Earlier this year, the Financial Accounting Standards Board (FASB) issued Accounting Standards Update (ASU) No. 2016-02, the FASB’s long-awaited overhaul of its lease accounting rules. The ASU makes extensive changes to the treatment of lease transactions, particularly for lessees.
What do the new rules require?
The most significant change involves operating leases. Under current Generally Accepted Accounting Principles (GAAP), leases are classified either as “capital” or “operating” leases. Although the rules for classifying leases are complex, in general a capital lease transfers ownership of leased assets to the lessee, while an operating lease simply transfers the right to use the leased assets during the lease term. To keep leases “off the books,” most companies prefer to structure leases as operating leases, which need not be reported on their balance sheets (though they require certain footnote disclosures).
To make it easier for financial statement users to compare companies that own their productive assets with those that lease them, the ASU requires lessees to report all leases on their balance sheets, regardless of how they’re classified. There’s an exception, however, for short-term leases — those with terms of 12 months or less. For leases subject to the new rules, you’ll recognize a “right-to-use” asset and a corresponding lease liability (both based on the present value of minimum payments under the lease) on your balance sheet.
The new standard retains the distinction between operating leases and capital leases (referred to as “finance” leases) for purposes of reporting lease expenses on your income statement. For operating leases, you’ll generally recognize rental expense on a straight-line basis. For finance leases, however, you’ll amortize the right-to-use asset separately from interest on the lease liability. This will result in “front-loaded” expense recognition, similar to a loan.
How much time do you have?
The new rules will apply to fiscal years starting after December 15, 2019 (a year earlier for public companies). That may seem like a long way off, but consider making preparations soon. Evaluate the new leasing standard’s potential impact on your financial statements and talk to your sureties and lenders about how it might affect your bonding capacity or compliance with loan covenants.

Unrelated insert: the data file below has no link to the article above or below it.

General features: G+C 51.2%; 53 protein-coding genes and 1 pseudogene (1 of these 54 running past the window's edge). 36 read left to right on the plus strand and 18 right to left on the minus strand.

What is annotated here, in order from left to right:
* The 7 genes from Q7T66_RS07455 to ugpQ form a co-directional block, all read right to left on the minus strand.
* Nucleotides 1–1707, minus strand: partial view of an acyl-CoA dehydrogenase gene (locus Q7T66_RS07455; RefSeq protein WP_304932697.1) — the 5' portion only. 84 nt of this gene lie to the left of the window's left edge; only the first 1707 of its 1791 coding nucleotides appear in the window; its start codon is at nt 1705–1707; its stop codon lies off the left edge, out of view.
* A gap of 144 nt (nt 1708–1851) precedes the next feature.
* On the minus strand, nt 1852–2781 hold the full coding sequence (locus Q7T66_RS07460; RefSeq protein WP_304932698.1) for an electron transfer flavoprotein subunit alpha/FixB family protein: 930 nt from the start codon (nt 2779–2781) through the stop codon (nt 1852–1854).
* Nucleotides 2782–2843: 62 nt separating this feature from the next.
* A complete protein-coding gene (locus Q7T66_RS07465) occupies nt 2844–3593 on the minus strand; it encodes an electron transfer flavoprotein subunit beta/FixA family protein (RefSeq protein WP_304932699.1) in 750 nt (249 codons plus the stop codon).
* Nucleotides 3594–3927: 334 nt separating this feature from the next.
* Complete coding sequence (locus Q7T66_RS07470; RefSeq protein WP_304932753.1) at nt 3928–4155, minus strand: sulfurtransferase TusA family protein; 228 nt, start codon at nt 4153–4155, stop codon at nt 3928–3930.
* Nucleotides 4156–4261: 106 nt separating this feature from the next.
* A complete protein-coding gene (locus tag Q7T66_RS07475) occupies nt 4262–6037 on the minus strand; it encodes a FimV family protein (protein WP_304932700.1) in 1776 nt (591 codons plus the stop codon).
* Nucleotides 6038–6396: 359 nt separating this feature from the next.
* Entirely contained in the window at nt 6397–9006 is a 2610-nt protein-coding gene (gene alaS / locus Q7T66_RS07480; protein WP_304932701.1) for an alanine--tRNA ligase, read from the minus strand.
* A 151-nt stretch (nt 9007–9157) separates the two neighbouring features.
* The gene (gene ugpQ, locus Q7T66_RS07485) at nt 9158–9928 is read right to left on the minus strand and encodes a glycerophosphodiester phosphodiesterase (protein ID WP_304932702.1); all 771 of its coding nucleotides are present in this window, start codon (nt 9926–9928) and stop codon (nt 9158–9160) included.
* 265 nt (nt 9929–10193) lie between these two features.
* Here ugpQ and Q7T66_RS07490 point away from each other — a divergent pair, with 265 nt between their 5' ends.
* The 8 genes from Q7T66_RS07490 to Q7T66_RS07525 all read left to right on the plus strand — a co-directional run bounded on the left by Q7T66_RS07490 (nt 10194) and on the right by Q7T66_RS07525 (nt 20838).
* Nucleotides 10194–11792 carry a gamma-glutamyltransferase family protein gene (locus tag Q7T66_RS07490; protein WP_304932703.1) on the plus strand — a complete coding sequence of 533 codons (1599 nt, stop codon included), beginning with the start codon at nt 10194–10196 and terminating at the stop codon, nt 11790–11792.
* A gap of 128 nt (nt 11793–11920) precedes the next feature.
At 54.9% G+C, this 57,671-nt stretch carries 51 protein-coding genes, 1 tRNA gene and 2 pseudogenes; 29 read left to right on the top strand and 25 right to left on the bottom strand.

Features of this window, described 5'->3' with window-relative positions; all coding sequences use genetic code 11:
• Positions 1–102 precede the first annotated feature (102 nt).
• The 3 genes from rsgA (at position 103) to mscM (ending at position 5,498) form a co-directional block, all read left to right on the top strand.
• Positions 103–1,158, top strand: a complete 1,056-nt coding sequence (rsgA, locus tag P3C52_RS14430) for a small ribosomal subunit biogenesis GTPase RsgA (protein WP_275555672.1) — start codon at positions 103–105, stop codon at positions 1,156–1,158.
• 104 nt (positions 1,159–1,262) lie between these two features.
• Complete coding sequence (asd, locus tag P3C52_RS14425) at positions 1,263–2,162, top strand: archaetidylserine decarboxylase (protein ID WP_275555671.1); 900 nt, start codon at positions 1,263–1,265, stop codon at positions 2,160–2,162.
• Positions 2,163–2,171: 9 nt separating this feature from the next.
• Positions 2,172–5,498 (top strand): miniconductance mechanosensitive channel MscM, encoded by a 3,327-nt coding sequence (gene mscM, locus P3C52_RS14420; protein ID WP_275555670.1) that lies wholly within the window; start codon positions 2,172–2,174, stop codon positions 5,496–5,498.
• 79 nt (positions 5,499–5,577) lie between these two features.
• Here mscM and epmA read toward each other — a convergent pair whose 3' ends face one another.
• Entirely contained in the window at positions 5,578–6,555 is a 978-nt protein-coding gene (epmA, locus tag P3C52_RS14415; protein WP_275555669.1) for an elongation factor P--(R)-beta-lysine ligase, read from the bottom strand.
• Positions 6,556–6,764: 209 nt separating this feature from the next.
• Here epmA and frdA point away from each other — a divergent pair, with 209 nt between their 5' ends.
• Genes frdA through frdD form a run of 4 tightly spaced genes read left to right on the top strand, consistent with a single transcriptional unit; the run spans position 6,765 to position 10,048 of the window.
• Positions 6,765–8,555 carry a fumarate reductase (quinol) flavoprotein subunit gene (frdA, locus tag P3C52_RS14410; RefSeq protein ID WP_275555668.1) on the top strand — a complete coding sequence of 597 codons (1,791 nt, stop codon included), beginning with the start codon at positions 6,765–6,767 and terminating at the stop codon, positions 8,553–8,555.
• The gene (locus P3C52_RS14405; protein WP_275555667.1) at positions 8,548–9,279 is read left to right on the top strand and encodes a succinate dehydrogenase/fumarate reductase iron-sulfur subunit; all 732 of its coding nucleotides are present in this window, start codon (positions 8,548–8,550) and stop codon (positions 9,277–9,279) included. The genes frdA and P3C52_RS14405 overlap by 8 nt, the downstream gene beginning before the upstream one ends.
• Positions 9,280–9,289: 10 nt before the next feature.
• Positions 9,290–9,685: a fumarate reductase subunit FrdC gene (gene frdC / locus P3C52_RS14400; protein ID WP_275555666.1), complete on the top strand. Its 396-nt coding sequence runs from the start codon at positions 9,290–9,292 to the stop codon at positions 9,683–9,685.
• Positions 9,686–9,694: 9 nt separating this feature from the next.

Also, keep in mind that the ASU calls for a “modified retrospective” transition. This means you’ll have to apply the new rules as of the beginning of the earliest comparative period presented on your adoption-year financial statements. In other words, if you include comparative financial information in your financial statements, you’ll need to have appropriate reporting systems, processes and internal controls in place well before the effective date to ensure that you collect the information you need to implement the new rules.
To ease the burden of this transition, the ASU allows you to elect certain “practical expedients.” Generally, these elections permit you to continue using most aspects of current GAAP to account for existing leases (unless they’re modified), although you’ll still have to report an asset and a liability on your balance sheet.
How will this affect surety bonds and loans?
If you lease real estate, equipment and other assets, implementing the new standard will significantly increase the assets and liabilities recorded on your balance sheet. This, in turn, may affect your bonding and lending relationships.
Although your net worth won’t change, additional liabilities may make your balance sheet appear weaker, which may increase your borrowing costs or reduce your bonding capacity.
Another potential concern is that the new standard will negatively impact loan covenants that place limits on the total amount of debt you may incur or require you to maintain certain debt-to-equity levels. To avoid causing companies to violate loan covenants, the ASU specifies that lease liabilities should be treated as “other liability,” not “debt.” But the actual impact on your company will depend on your loan agreements’ language and the specific financial ratios used.
To prepare for the new leasing standard, review your current and contemplated leasing arrangements, evaluate the standard’s potential impact on your financial statements and ensure your financial reporting systems are equipped to collect the information you’ll need to comply. In addition, talk to your lenders and sureties to discuss the impact of the new standard, if any, on your ability to obtain financing and bonding.
Watch out for combined contracts
It’s not unusual for contracts to contain both lease and nonlease components. For example, an equipment lease might also include an agreement to provide maintenance services. Under the Financial Accounting Standards Board’s Accounting Standards Update (ASU) No. 2016-02, it will become more important to separate a contract’s lease and nonlease components and to account for nonlease components separately under other standards.
To avoid the burden of allocating the contract price between lease and nonlease components, you may elect to account for them together as a single lease component. But in light of the on-balance-sheet treatment of leases, there may be a significant advantage to putting processes into place to identify and value the lease and nonlease components of your contracts.